# Tuples (applied in routing models)

**After completing this module the student should:**

- Understand how to define and use tuples

## - Implement and solve a simple TSP model

## Video

## A simple TSP model

When first implementing a TSP model, many will start with a distance matrix. These use an implicit representation of the nodes to visit, in this case represented by the range `N`

. The decision variables is one for each pair `i,j`

in `N`

, indicating if we visit `j`

after we visit `i`

, ie. if we use the `edge`

going from `i`

to `j`

.

The model will look like this:

```
int n = 5;
range N = 1..n;
float dists[N][N] = [
[0.0, 1.0, 1000.0, 4.0, 1000.0],
[1.0, 0.0, 1.5, 1.0, 1000.0],
[1000.0, 7.0, 0.0, 3.0, 1.0],
[2.0, 1000.0, 2.0, 0.0, 1000.0],
[1000.0, 1.0, 2.0, 5.0, 0.0]
];
// Do we go from i to j?
dvar boolean x[N][N];
dvar int u[2..n];
minimize
sum(i,j in N) dists[i][j]*x[i][j];
subject to {
// Ignore edges to self
forall(i in N)
x[i][i] == 0;
// Ignore 1000 edges
forall(i,j in N : dists[i][j]>=1000)
x[i][j] == 0;
// Flow conservation (For each ingoing edge, one must go out)
forall(i in N)
sum(j in N) x[i][j] == sum(j in N) x[j][i];
// Coverage constraint, ie. one edge going in must be chosen
forall(i in N)
sum(j in N) x[j][i] == 1;
// Subtour elimination using Miller-Tuker-Zemlin formulation
forall(i,j in N : i>1 && j>1)
u[i] + 1 <= u[j] + 1000*(1 - x[i][j]);
}
```

The distance matrix contains entries for a nodes connection to itself. These should of course be ignored. It also contains distances of 1000 representing connections that should not be used.
After that we implement flow conservation constraints: All nodes visited must also be left again. And the coverage constraint: One should go to a node exactly once, ie. select *one* edge going into each node.

Finally we need a subtour elimination constraint. If we try to solve the problem without these the following solution will be found: 1 -> 2 -> 4 (-> 1) and 3 -> 5 (-> 3). Thus forms two subtours, each of which fulfill the other constraints.

The subtour constraint fixes this by assigning each visit except the first a value `u`

where the `u`

value must be increasing when following edges. If two subtours were formed, the one not containing the node 1, would be breaking this constraint. In the example from before we would have `u3`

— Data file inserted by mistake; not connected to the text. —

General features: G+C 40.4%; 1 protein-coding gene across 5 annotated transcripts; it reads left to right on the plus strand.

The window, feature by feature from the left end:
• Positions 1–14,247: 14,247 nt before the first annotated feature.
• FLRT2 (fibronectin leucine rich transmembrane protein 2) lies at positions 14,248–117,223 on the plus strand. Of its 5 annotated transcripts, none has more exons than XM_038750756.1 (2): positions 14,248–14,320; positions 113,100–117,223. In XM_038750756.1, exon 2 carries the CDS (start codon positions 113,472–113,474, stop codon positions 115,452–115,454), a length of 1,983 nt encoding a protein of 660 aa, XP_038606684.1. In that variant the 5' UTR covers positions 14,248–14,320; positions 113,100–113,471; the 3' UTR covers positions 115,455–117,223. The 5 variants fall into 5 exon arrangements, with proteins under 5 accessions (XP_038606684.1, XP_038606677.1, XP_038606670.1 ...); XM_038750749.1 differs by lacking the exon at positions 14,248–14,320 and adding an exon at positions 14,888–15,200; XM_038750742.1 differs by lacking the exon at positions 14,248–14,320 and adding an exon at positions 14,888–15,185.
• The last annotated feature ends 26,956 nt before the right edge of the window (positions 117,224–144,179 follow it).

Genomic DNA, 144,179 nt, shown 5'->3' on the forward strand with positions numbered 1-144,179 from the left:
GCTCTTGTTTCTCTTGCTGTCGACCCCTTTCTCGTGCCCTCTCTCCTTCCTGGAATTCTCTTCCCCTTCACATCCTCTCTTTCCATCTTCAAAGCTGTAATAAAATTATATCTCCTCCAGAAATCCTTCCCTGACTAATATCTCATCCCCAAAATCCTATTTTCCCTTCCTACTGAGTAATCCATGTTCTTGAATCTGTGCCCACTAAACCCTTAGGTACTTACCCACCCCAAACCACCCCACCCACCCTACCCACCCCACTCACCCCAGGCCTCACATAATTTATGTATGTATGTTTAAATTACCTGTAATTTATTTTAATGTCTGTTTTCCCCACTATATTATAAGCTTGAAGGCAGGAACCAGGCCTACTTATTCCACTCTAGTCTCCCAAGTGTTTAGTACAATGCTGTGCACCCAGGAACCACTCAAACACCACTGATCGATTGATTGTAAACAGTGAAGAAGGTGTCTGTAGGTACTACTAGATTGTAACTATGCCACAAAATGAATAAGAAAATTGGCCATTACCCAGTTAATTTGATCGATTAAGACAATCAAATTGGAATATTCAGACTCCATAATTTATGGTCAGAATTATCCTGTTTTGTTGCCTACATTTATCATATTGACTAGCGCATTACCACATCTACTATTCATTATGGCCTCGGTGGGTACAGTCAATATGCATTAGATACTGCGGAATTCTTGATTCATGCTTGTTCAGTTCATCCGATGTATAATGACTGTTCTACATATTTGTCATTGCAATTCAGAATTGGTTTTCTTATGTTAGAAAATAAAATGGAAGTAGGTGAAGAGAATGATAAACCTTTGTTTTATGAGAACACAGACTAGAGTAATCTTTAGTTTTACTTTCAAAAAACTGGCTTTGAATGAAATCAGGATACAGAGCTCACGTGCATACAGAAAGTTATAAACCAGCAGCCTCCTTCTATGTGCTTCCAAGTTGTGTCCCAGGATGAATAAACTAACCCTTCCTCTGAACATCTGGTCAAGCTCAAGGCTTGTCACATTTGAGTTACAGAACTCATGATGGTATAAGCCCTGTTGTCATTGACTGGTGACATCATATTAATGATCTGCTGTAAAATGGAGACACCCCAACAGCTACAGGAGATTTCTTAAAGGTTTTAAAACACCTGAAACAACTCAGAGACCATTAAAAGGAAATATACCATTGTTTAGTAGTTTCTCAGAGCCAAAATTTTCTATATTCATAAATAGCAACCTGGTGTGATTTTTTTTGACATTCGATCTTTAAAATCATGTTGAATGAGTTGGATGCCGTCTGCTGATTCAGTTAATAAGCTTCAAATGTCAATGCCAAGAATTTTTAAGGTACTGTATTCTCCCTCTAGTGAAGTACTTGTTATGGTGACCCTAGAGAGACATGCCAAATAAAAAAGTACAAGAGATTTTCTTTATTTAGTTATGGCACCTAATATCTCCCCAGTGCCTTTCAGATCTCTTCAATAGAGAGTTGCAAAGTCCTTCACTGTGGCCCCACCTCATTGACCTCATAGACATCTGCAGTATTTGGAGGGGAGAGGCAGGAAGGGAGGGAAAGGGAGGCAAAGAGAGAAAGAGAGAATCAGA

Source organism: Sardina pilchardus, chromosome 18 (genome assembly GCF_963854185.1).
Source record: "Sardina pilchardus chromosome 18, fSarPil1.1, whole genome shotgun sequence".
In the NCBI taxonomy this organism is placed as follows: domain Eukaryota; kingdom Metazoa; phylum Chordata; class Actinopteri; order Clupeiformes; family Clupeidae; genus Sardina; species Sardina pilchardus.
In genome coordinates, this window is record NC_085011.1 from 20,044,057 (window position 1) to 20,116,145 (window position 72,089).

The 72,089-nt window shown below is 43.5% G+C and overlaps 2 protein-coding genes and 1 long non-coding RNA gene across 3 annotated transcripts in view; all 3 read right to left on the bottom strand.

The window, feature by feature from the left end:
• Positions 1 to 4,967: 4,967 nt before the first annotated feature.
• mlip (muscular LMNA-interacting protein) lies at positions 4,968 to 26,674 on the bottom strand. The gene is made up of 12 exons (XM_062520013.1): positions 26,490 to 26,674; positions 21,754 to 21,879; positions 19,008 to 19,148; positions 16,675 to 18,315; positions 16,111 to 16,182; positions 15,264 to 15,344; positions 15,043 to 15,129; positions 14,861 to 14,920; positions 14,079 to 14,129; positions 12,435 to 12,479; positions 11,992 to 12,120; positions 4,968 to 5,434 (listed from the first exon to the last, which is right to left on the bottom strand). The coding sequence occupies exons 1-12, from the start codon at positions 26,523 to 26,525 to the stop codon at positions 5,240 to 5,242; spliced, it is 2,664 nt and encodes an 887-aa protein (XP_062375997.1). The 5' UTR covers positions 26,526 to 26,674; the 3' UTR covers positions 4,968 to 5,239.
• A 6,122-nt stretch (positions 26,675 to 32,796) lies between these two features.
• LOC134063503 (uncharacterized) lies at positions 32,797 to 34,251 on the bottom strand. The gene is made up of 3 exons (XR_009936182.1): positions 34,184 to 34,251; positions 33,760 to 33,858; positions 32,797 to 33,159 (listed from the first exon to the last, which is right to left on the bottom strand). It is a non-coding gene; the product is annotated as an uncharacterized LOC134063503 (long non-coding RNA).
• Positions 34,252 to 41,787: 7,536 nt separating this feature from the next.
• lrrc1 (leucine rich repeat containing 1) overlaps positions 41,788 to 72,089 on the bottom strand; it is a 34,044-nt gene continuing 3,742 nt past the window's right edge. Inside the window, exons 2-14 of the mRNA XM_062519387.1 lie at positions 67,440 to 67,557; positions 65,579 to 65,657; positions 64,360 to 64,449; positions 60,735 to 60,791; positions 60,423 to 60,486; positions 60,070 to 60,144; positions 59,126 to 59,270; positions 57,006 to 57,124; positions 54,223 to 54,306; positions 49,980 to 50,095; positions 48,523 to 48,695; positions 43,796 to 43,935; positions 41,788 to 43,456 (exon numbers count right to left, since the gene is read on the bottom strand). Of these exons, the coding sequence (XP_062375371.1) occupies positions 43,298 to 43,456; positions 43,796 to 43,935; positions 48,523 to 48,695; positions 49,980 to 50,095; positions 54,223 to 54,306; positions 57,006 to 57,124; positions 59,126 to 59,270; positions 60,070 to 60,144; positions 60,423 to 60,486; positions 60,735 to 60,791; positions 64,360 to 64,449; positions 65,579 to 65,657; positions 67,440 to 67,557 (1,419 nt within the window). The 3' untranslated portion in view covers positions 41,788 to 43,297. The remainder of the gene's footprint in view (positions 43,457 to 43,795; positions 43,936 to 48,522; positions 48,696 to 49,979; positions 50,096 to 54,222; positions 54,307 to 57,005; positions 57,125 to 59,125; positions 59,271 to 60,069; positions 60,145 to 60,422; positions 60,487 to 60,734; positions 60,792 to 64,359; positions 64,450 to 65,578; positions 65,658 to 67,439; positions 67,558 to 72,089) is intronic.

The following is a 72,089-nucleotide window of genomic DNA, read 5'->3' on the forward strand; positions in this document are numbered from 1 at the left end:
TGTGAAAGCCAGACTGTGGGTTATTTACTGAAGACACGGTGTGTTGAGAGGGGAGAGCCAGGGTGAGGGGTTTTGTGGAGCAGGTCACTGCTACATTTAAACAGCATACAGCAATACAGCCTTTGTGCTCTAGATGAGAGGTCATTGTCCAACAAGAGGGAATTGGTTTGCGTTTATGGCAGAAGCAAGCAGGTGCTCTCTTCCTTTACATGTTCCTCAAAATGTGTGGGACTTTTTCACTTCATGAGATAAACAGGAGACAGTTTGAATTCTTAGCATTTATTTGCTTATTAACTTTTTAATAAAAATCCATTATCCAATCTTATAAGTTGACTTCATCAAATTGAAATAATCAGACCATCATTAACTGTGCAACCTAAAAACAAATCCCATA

< `u5`

< `u3`

which is a contradiction invalidating the solution containing the subtour.

Adding the constraint we get the tour: 1 -> 4 -> 3 -> 5 -> 2 (-> 1) which is indeed valid.

### Tuples

The distance matrix method is sub optimal in three different ways:

- It allows edges to self unless you specifically disallow it.
- It uses a dummy value (1000.0) to represent edges that are not there. Care must be taken to not use these.
- It uses far more decision variables than necessary. (See the two points above.)

The last point becomes even more important as the size of the graph goes up, and the ration of usable edges to the total number of edges goes down.

What we would like to do is specify the edges that are valid manually. The requires us to couple three different values together. An origin node, a destination node and a distance. This is done using tuples, in this case name `Arc`

.

```
tuple Arc{
int fromNode;
int toNode;
float dist;
}
```

We can now specify the valid arcs manually:

```
{Arc} Arcs = {<1,4,4>,<2,1,1>,<2,3,1.5>,<2,4,1>,<3,2,7>,<3,4,3>,<3,5,1>,<4,1,2>,<4,3,2>,
<5,2,1>,<5,3,2>,<5,4,5>};
```

The fist tuple `<1,4,4>`

represents an edge going from node 1 to node 4 having a distance of 4.

The decisions we need to take is which of the edges to select (And we still need the `u`

s for subtour elimination):

```
dvar boolean x[Arcs];
dvar int u[2..n];
```

The objective function also need to be expressed in terms of the arcs:

```
minimize
sum(a in Arcs) a.dist*x[a];
```

So too is true for the remaining constraints. The final model will look like this:

```
dvar boolean x[Arcs];
dvar int u[2..n];
minimize
sum(a in Arcs) a.dist*x[a];
subject to {
// Flow conservation (For each ingoing edge, one must go out)
forall(i in N)
sum(a in Arcs : a.toNode==i) x[a] == sum(a in Arcs : a.fromNode==i) x[a];
// All nodes must be visited, ie. one edge going in must be choosen
forall(i in N)
sum(a in Arcs : a.toNode==i) x[a] == 1;
// Subtour elemination using Miller-Tuker-Zemlin formulation
forall(a in Arcs : a.toNode>1 && a.fromNode>1)
u[a.toNode] + 1 <= u[a.fromNode] + 1000*(1 - x[a]);
}
execute showSolution {
writeln("Solution");
for(var a in Arcs){
if(x[a]>0){
writeln(a.fromNode+" -> "+a.toNode);
}
}
}
```

Note that some of the first constraints eliminating edges can be omitted, but that an execute environment has been added to facilitate reading the solution.

In case you were wondering if the edges have been typed in manually, they weren't. This code was used to generate them originally:

```
{Arc} Arcs = {<i,j,dists[i][j]>|i,j in N: j!=i && dists[i][j]<1000};
```